OGA23-view over pumpkins.jpg

Organic Growers Gathering: knowledge exchange and collaboration

Organic Growers Gathering: knowledge exchange and collaboration

The Organic Growers Alliance (OGA)'s Organic Growers Gathering (6th-8th Oct) was gifted with what felt like the very last of the summer sunshine.

Taking part on prestigious SA licensee Tolly’s farm Tolhurst Organic, this small but vibrant event packed a punch boasting two speakers areas, a workshop area, a quiet yurt space, café, bar and not to mention a sauna right on the banks of the River Thames. 

Pest Management 

The Soil Association horticultural team and Innovative Farmers hosted a field walk in the brassica crops set within the fabulous agroforestry system. Our Horticultural Manager, Carolyn Coxe, led the session exploring the fundamentals of crop assessments and spotting pests, disease and weed pressure.

The group then explored integrated pest management approaches from the ground up – soil health, crop nutrition, variety selection, habitat creation to encourage beneficials, pest trapping and the use of crop covers.

We had invaluable open discussion drawing on everyone’s experiences to learn from one another and take away new ideas all whilst touching on potential new ideas for Innovative Farmers Field Labs centred around the use of brix testing to determine crop health and nutrient density. 

 Carolyn leading a session on pests and diseases


The breadth of knowledge exchange during the gathering was quite staggering. The packed market garden tour saw a discussion concerning the conundrum that 80% of the farm’s income comes from field scale veg whereas 80% labour costs are incurred by the market garden. Efficiency is key – whether this is opting for direct sowing in the field over module sown, or critiquing which machinery and type of tool works best. Efficiency in protected crop watering? Pete Dollimore led an excellent session on the myriad complex issues within crop irrigation – how to balance soil moisture with humidity, knowing the absorption rate of your soil, the different dynamics of sprinklers vs drip lines, and managing humidity levels to maximise pollination.  

Tolly and soil fertility 

Tolly made the striking biodiversity observation that his soils contain 10-15 tonnes-worth of worms per hectare. He attributes this to his healthy obsession with green manures – fertility builders such as lucerne, chicory, and sainfoin, as well as short term plants such as trefoil and clover. Blending species is key resulting in a range of different root depths drawing up different nutrients – Buckwheat for example can be used to make phosphate more bioavailable in the soil. Overall green manures are integral to both soil fertility and the biodiversity of the farm. Green manures sown beneath established squash plants to protect the soil over winter may then be left for 1-2 years in a field dedicated to soil rejuvenation. The trick, Tolly says, is to capitalise on the beneficial insects this will attract. Beetles may only travel 40 metres so before turning these fields back to crops consider creating habitat strips for all of this new wildlife to migrate to - all part of a resilient, vibrant farm ecosystem.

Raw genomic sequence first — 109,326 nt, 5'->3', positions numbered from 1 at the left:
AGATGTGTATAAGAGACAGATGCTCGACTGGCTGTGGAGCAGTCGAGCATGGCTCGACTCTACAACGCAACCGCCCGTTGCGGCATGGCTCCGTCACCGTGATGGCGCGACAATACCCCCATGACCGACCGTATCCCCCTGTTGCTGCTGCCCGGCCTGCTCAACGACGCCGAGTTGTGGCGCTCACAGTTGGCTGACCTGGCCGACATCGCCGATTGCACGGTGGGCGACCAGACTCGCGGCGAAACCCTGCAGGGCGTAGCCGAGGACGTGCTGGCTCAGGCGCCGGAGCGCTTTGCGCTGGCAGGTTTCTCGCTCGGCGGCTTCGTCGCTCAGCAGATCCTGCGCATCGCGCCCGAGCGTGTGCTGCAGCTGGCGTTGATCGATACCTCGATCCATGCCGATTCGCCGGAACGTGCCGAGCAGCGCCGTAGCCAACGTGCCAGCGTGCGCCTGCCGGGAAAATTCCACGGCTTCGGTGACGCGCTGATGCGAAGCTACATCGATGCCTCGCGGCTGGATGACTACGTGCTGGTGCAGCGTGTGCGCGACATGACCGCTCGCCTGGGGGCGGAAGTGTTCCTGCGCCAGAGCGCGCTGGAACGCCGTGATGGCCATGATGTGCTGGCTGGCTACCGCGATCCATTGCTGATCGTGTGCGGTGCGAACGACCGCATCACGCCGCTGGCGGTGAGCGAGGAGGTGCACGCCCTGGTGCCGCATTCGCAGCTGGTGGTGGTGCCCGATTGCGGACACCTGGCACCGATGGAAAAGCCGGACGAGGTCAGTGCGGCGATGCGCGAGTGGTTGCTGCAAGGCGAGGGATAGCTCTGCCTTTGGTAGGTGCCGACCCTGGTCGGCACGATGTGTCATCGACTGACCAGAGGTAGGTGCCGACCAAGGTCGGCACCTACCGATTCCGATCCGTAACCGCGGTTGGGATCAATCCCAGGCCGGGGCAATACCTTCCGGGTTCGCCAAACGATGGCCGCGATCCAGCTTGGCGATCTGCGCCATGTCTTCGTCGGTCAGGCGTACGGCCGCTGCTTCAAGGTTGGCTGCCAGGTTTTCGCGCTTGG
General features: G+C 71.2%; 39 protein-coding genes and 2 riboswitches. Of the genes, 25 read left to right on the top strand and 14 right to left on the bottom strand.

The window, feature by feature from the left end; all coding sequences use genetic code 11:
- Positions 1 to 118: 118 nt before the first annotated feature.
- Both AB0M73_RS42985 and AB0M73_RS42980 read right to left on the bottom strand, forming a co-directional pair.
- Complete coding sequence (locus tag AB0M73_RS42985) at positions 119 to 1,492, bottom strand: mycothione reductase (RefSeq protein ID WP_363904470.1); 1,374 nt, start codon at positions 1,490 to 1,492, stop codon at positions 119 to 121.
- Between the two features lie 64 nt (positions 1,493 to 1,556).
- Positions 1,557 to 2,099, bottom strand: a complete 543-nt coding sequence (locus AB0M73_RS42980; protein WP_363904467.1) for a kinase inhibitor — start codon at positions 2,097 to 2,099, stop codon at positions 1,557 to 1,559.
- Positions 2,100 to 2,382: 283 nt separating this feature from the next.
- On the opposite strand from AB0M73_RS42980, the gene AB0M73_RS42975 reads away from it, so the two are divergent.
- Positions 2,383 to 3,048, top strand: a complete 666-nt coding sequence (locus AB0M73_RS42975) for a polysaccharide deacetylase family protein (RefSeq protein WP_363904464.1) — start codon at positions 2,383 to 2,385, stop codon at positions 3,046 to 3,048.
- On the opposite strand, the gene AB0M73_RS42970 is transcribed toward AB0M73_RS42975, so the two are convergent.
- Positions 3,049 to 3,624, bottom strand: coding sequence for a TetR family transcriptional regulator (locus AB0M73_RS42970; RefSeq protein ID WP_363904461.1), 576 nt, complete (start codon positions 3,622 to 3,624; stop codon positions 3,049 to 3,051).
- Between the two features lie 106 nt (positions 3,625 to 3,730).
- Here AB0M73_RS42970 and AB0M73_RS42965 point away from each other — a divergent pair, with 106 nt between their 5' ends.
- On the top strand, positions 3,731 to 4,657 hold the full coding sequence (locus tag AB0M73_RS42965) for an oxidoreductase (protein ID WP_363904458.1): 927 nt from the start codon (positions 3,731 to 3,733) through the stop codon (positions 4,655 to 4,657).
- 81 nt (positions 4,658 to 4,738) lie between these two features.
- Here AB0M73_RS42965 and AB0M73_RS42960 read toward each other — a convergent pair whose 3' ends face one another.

Brassicas in agroforestry system


Ben Raskin, Head of Horticulture and Agroforestry led insightful sessions on woodchip composting and setting up agroforestry systems. This led to some fruitful discussions where he welcomed experience and expertise from the growers in the room. 

“I was inspired by the energy and commitment of the new generation of growers. It is a horribly tough time to be coming into commercial horticulture. There is a lack of decent training, wages are low, accommodation often not great and finding land difficult. However there was a dedication and determination to succeed amongst the organisers and delegates at the event that shone through. We have a duty to help and support new blood from as wide a range of backgrounds as possible. The task is huge and we need everyone if we are to get through what is coming.” 

The Organic Growers Gathering was a triumph of an event which should be rightly attributed to the hard work put in by Sparrow and his fellow organisers. But also to the enthusiasm of the growers and speakers cultivating a space that was vibrant with positivity and the urgent need to work together. 


Find out more

The Organic Growers Alliance hold regular events, online and in person. Find out more at organicgrowersalliance.co.uk.